Michael Lacey is a renowned mathematician. He joined Georgia Tech faculty in the year 1996, and up to date, he continues to influence the success of students in the institution. He has done serval research projects that have earned him various awards. This includes the Simons Foundations award and Guggenheim. Michael Lacey has been a well-known director for various training grants like MCTP and VIRGE awards from the recognized NSF. These grants have been in the forefront to support many students in graduate, undergraduate, and postdoctoral levels. Michael shares his knowledge and counsel genuinely to many students through graduate programs. Most of his students in the Ph.D. level have succeeded in securing great industrial and academic jobs. Michael prides in mentoring over ten post doctors in his entire career life. His mentorship major on doctoral and pre-doctoral students. He has candid research interests for probability and harmonic analysis. Michael is an expert in the field of pure mathematics under the department of mathematics.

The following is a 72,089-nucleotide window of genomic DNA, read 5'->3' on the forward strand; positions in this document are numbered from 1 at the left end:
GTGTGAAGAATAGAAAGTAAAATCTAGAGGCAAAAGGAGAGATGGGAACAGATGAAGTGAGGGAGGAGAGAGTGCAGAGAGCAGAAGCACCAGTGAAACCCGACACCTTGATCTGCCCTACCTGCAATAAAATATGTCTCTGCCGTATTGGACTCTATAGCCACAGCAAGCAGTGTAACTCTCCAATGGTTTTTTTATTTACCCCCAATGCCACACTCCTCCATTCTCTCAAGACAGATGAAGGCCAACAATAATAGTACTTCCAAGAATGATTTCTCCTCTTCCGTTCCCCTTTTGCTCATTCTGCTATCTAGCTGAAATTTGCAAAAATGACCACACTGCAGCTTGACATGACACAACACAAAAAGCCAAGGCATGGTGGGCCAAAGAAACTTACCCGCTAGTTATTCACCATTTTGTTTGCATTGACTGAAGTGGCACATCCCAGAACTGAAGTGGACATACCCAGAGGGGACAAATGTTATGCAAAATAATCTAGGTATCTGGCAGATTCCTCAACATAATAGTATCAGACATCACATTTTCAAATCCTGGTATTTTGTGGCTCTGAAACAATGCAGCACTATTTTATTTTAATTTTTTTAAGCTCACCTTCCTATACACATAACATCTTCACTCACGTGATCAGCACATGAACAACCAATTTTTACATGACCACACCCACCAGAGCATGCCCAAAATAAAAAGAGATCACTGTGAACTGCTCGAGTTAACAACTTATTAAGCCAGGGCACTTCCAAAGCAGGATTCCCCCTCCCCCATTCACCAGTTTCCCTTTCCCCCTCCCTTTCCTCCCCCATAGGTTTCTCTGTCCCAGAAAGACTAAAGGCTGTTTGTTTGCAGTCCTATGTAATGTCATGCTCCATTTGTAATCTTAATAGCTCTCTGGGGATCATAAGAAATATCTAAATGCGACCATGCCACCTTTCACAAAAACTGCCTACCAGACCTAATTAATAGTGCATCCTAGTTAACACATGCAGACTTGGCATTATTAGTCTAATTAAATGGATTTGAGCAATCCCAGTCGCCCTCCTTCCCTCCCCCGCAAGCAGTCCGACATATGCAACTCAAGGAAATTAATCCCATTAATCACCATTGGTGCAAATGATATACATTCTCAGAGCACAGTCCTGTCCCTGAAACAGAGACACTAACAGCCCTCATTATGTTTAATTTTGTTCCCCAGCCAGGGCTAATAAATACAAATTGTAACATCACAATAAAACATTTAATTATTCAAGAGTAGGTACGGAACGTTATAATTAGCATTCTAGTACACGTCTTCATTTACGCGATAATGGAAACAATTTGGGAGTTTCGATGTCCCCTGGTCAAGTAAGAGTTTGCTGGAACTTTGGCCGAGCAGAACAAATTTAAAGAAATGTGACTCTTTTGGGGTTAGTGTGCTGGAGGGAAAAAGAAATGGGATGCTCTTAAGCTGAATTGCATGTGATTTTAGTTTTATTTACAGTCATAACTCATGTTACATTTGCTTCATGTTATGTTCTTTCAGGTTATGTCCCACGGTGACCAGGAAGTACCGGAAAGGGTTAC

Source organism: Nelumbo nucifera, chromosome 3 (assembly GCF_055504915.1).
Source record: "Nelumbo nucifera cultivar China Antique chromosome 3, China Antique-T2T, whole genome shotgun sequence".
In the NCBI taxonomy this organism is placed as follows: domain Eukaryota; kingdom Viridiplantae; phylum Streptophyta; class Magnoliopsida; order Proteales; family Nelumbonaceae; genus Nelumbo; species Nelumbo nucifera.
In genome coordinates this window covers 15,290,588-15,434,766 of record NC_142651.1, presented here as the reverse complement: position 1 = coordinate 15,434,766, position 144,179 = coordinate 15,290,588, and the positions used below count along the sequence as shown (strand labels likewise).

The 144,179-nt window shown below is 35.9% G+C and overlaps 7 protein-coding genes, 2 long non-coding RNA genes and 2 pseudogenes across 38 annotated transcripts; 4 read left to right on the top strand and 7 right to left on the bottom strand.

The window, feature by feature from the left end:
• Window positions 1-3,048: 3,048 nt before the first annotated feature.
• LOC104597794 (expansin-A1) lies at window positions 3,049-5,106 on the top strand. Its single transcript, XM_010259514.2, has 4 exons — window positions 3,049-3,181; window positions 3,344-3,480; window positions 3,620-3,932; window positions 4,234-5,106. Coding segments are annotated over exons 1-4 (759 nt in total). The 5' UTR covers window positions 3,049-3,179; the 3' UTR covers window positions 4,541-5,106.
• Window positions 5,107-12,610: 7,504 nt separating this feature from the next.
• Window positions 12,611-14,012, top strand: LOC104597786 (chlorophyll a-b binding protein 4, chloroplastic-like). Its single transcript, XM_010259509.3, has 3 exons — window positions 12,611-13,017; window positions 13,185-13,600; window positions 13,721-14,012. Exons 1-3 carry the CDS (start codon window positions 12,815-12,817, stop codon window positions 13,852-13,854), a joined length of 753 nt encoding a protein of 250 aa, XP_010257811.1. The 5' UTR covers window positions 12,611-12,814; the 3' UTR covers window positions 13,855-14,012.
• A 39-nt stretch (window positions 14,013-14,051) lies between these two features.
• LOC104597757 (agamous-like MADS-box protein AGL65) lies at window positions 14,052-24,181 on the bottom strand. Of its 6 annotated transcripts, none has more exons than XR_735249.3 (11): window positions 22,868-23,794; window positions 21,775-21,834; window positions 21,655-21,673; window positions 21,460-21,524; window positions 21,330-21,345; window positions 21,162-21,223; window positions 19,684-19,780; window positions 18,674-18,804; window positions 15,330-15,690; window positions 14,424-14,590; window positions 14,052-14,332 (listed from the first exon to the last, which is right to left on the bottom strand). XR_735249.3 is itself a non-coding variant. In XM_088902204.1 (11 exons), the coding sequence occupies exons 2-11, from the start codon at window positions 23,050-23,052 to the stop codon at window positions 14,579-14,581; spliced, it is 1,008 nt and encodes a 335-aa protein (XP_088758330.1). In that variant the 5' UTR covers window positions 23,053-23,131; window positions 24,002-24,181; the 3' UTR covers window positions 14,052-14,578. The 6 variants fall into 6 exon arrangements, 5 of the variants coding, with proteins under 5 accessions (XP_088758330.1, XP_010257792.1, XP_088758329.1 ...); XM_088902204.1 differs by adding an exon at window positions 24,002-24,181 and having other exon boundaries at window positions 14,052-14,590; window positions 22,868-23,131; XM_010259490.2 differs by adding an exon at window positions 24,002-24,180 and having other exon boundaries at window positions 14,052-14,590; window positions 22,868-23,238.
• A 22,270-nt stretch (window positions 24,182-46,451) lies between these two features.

Michael Lacey is among the mathematician scientists in the Mathematics Genealogy Project. This is a website-based database that constitutes the academic genealogies of famous mathematicians. It includes all the mathematicians who actively contribute or who have contributed to the research level math. The main project entry points for a regular mathematician consists of the graduation year, alma mater, title of thesis, doctoral students, and doctoral advisor. The origin of this compiled database is believed to have grown from the desire of Harry Coonce in knowing the name of the advisor to his advisor. Harry is the founder of this site. He was a Mathematics Professor at Minnesota State University in Mankato. He retired in 1999 with his project lying unattended. The current managing director for the project is Dr. Keller. The intention of having this project was to ensure that any idea or data relating to statistics, philosophy, computer science, and operations research is brought on board. The information source may vary, but the sources are believed to be Notices of the American Mathematician Society and Dissertation Abstracts International. The genealogy database entails the name of a particular mathematician, the year when the degree was awarded, the university that granted the degree, names of the advisors, dissertation title, country flag where the degree was received, number of academic descendants, and doctoral students listing.